Spending Sputters, Claims Climb, the Parade of Good Data Pauses
- Retail Sales for December increased by a weak 0.1 percent. November was revised up to 0.4 percent.
- December Ex-auto Retail Sales decreased by 0.2 percent. Motor Vehicle sales gained 1.5 percent.
- Initial Claims for Unemployment Insurance increased by 24,000 for the week ending January 7.
When things can’t last forever, they don’t. Today we see the end, at least temporarily, of the string of better-than-expected economic data that began in late 2011. Retail spending gained a weak 0.1 percent in December. This disappointing data point was somewhat counterbalanced by an upward revision to November retail sales which now shows a 0.4 percent increase, above the previously reported 0.2 percent gain. Unit auto sales in December were solid, registering a 13.5 million unit pace. Retail sales of autos gained 1.5 percent. Non-auto retail sales declined by 0.2 percent in December, dragged down by falling gasoline prices and also by the “Apple Effect.” Gasoline station sales dipped by 1.6 percent in December. Electronics and appliance store sales sunk by 3.9 percent in December, perhaps representing a trough in demand after the launch of Apple’s iPhone 4S in October. In October electronics store sales gained a strong 2.4 percent. Beyond autos, the December data shows some more positives. Furniture sales were up 1.0 percent. Building materials gained 1.6 percent. Clothing stores gained 0.7 percent. Overall, it is a mixed retail sales report with as much good news as bad. With gasoline prices rising in January and some balancing out of electronics and appliance sales, there is reason to expect that we will be back on track for a moderate gain to retail sales for the start of 2012. Also, keep in mind that the “Superbowl Effect” is just around the corner. Television sales may take up the slack, especially if the teams playing represent popular markets. The mixed December retail sales data is a reminder that consumers cannot, by themselves, lead the economic expansion. Ongoing job creation, accompanied by gains in real disposable income, is necessary to keep the drive alive.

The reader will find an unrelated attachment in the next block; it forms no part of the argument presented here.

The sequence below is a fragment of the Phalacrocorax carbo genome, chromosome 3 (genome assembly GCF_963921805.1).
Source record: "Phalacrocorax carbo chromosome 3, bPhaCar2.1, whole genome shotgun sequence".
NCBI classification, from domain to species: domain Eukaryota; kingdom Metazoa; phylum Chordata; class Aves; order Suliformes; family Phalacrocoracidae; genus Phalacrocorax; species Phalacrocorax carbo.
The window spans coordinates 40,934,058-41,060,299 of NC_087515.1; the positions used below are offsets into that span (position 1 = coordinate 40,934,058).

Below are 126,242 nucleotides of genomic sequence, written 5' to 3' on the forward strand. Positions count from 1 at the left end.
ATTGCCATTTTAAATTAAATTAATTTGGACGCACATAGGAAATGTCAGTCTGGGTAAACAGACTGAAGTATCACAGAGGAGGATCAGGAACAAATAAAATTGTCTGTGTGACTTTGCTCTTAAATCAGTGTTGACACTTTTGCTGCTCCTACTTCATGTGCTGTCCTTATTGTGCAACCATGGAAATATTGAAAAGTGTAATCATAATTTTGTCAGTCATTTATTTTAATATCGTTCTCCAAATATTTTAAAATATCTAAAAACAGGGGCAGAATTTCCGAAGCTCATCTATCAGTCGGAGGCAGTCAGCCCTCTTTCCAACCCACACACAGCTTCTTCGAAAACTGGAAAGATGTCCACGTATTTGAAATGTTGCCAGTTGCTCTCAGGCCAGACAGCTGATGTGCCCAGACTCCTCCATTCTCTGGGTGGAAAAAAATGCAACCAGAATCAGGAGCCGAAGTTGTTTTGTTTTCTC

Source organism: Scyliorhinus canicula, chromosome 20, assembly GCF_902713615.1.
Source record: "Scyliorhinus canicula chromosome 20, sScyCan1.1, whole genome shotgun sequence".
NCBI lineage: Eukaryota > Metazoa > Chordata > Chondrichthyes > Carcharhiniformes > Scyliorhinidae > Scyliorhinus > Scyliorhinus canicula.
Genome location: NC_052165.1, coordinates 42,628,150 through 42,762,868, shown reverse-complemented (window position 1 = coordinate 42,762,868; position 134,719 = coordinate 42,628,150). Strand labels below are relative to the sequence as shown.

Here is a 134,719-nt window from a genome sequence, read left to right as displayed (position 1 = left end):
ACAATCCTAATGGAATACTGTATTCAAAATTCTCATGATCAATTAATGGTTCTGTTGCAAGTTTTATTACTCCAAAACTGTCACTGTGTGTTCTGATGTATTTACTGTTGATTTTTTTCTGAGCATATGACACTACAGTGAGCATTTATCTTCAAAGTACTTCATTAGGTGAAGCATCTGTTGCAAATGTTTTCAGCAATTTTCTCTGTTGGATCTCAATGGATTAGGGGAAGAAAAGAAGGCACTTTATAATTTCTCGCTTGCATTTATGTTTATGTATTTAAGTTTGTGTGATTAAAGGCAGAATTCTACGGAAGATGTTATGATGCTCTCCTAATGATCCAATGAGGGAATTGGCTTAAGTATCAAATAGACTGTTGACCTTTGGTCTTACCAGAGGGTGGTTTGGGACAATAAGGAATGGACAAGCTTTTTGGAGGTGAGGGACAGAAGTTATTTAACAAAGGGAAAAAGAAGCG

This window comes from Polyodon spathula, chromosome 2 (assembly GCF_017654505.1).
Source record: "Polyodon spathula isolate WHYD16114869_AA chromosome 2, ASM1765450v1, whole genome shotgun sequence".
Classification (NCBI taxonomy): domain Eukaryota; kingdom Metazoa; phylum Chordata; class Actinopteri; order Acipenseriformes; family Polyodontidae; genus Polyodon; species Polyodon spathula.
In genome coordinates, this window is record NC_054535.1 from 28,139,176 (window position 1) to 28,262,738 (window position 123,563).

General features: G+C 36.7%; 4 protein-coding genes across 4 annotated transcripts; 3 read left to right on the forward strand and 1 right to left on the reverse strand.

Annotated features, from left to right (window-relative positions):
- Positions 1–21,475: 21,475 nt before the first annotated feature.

As if on cue, initial claims for unemployment insurance unexpectedly jumped by 24,000, back to 399,000 for the week ending January 7. Claims data around the winter holidays can get squirrelly, so one data point does not make a trend. The largest increases in initial claims for the week came from Michigan and Wisconsin, which points to something happening in durable goods manufacturing, which may prove to be a temporary statistical glitch.
Market Reaction: Equity markets opened with gains. Treasury yields are down at the long end. Oil is up to $101.86/barrel. The dollar is down against the yen and the euro.